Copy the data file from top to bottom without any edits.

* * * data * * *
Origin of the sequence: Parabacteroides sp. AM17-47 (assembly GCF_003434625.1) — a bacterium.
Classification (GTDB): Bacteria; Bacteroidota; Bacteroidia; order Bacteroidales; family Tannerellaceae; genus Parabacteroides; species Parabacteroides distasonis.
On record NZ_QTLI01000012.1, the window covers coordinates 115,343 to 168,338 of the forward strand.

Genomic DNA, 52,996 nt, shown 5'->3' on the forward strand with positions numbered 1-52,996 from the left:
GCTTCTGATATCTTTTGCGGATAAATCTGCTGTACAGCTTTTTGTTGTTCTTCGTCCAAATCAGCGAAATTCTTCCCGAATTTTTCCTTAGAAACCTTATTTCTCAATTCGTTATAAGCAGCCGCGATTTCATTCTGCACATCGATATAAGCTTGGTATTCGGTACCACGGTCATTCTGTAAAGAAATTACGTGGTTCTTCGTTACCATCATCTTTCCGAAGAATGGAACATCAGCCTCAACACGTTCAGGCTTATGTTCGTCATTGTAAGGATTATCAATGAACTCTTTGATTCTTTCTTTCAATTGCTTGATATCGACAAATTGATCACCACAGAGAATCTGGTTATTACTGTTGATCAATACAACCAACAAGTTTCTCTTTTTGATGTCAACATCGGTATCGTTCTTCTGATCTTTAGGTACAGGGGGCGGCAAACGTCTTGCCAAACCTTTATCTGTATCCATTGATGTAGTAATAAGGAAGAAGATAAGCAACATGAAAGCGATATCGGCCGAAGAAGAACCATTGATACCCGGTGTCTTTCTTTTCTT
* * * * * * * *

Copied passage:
Origin of the sequence: Parabacteroides sp. AM17-47 (assembly GCF_003434625.1) — a bacterium.
Classification (GTDB): Bacteria; Bacteroidota; Bacteroidia; order Bacteroidales; family Tannerellaceae; genus Parabacteroides; species Parabacteroides distasonis.
On record NZ_QTLI01000012.1, the window covers coordinates 115,343 to 168,338 of the forward strand.

Genomic DNA, 52,996 nt, shown 5'->3' on the forward strand with positions numbered 1-52,996 from the left:
GCTTCTGATATCTTTTGCGGATAAATCTGCTGTACAGCTTTTTGTTGTTCTTCGTCCAAATCAGCGAAATTCTTCCCGAATTTTTCCTTAGAAACCTTATTTCTCAATTCGTTATAAGCAGCCGCGATTTCATTCTGCACATCGATATAAGCTTGGTATTCGGTACCACGGTCATTCTGTAAAGAAATTACGTGGTTCTTCGTTACCATCATCTTTCCGAAGAATGGAACATCAGCCTCAACACGTTCAGGCTTATGTTCGTCATTGTAAGGATTATCAATGAACTCTTTGATTCTTTCTTTCAATTGCTTGATATCGACAAATTGATCACCACAGAGAATCTGGTTATTACTGTTGATCAATACAACCAACAAGTTTCTCTTTTTGATGTCAACATCGGTATCGTTCTTCTGATCTTTAGGTACAGGGGGCGGCAAACGTCTTGCCAAACCTTTATCTGTATCCATTGATGTAGTAATAAGGAAGAAGATAAGCAACATGAAAGCGATATCGGCCGAAGAAGAACCATTGATACCCGGTGTCTTTCTTTTCTT